Uniformly Convergent Sequence Evaluated on Convergent Sequence

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Theorem

Let $X = \left({A, d}\right)$ and $Y = \left({B, \rho}\right)$ be metric spaces.

Let $K$ be a subspace of $X$.

Let $\mathcal F = \left \langle{f_n}\right \rangle$ be a sequence of continuous mappings $f_n: X \to Y$ uniformly convergent on $K$.

Let $\left \langle{a_n}\right \rangle$ be a Convergent Sequence in $K$ with limit $a \in K$.


Then $\left \langle{f_n\left({a_n}\right)}\right \rangle$ is convergent and

$\displaystyle \lim_{n \to \infty} f_n \left({a_n}\right) = f(a)$.


Proof

We want to show that:

$\left|{ f_n\left({a_n}\right) - f(a) }\right| \to 0$ as $n \to \infty$

From the Triangle Inequality:

$\left|{ f_n\left({a_n}\right) - f(a) }\right| \leq \left|{ f_n\left({a_n}\right) - f\left({a_n}\right) }\right| + \left|{ f\left({a_n}\right) - f(a) }\right|$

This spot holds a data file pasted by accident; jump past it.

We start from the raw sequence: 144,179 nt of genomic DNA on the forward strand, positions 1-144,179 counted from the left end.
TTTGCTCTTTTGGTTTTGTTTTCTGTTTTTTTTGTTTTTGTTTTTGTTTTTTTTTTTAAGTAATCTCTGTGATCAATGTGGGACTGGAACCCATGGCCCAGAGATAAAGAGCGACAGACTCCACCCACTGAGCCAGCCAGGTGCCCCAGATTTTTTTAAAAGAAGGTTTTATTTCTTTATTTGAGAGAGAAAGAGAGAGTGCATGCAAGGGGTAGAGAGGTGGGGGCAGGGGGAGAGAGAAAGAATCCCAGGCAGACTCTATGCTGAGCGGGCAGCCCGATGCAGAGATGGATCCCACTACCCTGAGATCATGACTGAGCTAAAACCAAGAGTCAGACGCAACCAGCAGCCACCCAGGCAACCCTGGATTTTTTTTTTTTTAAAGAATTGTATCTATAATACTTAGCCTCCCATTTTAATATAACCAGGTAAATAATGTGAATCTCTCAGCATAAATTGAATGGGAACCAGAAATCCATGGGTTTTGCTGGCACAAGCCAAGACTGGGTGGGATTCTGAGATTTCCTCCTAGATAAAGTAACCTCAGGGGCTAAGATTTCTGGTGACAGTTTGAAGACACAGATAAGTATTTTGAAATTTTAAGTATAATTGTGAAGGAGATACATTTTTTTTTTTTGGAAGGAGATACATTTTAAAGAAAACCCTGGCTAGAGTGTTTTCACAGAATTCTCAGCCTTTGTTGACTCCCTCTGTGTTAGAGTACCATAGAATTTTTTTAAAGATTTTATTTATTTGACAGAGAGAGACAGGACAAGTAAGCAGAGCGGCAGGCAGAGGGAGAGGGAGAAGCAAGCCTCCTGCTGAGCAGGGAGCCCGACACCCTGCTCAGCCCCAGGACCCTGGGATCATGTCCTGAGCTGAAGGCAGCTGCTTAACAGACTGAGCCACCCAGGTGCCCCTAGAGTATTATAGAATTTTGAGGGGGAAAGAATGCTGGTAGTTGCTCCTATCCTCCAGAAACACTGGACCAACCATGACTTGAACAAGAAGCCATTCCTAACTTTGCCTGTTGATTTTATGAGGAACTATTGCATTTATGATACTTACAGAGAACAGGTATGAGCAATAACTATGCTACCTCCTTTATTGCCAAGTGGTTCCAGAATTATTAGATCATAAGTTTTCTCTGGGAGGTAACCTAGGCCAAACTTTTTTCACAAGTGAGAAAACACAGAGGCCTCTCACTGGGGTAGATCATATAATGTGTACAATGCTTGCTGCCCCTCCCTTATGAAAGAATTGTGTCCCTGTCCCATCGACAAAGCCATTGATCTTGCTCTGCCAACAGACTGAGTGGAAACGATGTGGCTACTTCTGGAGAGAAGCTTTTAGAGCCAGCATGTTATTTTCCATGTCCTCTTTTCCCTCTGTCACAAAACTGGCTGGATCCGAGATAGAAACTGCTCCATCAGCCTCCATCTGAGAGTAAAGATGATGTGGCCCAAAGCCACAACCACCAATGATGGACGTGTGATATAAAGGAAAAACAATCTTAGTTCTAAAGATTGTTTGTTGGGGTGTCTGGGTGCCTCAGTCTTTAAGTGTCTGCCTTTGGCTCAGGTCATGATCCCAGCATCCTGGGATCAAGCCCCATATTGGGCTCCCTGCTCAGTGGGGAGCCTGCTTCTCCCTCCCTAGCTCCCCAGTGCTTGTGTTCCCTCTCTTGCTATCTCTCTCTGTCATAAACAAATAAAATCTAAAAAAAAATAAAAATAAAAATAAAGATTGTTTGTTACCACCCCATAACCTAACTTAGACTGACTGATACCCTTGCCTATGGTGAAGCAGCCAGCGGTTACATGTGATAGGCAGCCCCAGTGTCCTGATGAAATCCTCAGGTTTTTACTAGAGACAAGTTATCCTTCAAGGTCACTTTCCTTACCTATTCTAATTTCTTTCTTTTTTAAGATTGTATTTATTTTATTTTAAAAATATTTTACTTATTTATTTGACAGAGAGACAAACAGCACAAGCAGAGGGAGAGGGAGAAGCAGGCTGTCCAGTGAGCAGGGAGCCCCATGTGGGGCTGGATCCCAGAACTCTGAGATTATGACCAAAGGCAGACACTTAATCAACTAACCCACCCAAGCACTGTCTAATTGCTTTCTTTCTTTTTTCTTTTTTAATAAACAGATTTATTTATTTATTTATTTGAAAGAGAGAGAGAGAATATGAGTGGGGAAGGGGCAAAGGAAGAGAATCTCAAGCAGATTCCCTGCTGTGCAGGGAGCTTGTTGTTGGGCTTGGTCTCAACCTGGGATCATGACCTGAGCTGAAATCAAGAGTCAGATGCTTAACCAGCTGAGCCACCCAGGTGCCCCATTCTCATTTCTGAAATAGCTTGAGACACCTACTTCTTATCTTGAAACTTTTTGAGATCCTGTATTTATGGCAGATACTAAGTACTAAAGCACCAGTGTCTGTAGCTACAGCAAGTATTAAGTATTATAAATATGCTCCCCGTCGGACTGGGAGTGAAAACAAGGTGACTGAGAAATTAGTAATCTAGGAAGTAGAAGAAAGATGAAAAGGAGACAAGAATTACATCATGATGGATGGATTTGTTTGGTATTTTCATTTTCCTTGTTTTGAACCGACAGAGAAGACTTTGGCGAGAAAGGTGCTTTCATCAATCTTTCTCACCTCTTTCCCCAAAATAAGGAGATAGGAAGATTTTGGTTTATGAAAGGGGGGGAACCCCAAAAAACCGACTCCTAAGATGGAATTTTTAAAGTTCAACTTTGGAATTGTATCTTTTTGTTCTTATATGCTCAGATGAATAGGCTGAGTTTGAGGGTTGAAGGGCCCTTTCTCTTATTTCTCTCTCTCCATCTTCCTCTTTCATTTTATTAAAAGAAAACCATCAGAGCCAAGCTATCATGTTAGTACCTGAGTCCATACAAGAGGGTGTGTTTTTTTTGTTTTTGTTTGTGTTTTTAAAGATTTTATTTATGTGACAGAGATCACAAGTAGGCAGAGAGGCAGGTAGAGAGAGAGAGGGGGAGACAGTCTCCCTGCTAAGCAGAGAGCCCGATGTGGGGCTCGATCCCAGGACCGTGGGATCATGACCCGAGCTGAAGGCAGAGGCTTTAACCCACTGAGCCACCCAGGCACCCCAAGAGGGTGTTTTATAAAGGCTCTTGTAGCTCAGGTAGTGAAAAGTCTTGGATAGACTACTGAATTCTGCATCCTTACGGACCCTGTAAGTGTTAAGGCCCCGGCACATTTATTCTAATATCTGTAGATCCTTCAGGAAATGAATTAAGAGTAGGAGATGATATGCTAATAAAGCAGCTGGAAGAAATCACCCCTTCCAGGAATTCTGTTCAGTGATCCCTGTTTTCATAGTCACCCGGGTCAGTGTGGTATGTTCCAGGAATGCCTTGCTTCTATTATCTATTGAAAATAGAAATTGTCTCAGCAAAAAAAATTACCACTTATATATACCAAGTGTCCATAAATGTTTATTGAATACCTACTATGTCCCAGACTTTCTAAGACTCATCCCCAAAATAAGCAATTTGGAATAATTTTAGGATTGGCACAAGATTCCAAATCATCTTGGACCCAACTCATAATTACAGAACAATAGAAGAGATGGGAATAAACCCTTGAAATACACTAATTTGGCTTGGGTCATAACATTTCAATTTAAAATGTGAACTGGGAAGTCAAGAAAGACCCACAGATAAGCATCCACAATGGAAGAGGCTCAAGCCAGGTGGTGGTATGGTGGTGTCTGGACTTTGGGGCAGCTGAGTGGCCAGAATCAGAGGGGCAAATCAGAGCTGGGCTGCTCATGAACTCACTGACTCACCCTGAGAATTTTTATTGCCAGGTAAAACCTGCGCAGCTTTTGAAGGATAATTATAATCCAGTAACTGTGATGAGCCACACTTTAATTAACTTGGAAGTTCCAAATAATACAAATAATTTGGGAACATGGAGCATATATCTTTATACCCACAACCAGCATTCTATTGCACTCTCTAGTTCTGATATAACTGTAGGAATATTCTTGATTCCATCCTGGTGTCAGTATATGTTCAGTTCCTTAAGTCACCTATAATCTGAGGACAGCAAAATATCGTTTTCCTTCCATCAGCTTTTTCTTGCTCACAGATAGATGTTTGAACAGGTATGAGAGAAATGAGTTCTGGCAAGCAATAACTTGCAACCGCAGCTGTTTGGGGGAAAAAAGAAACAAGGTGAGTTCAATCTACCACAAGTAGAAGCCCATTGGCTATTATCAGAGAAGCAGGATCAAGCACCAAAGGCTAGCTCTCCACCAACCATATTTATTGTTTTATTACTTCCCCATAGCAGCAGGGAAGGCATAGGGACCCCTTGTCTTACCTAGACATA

Now fix $\epsilon \in \R^{> 0}$

Since $f$ is continuous and $a_n \to a$, Sequential Continuity is Equivalent to Continuity in Metric Space tells us that:

$\exists M \in \N: n \geq M \implies \left|{ f_n\left({a_n}\right) - f\left({a_n}\right) }\right| < \dfrac{\epsilon}{2}$

Since $\left \langle{f_n}\right \rangle$ is uniformly convergent:

$\exists N \in \N: n \geq N \implies \left|{ f_n\left({a_n}\right) \to f\left({a_n}\right) }\right| < \dfrac{\epsilon}{2}$

So if $n \geq \max(M, N)$:

$\left|{ f_n\left({a_n}\right) - f(a) }\right| \leq \left|{ f_n\left({a_n}\right) - f\left({a_n}\right) }\right| + \left|{ f\left({a_n}\right) - f(a) }\right| < \dfrac{\epsilon}{2} + \dfrac{\epsilon}{2} = \epsilon$

This completes the proof.

$\blacksquare$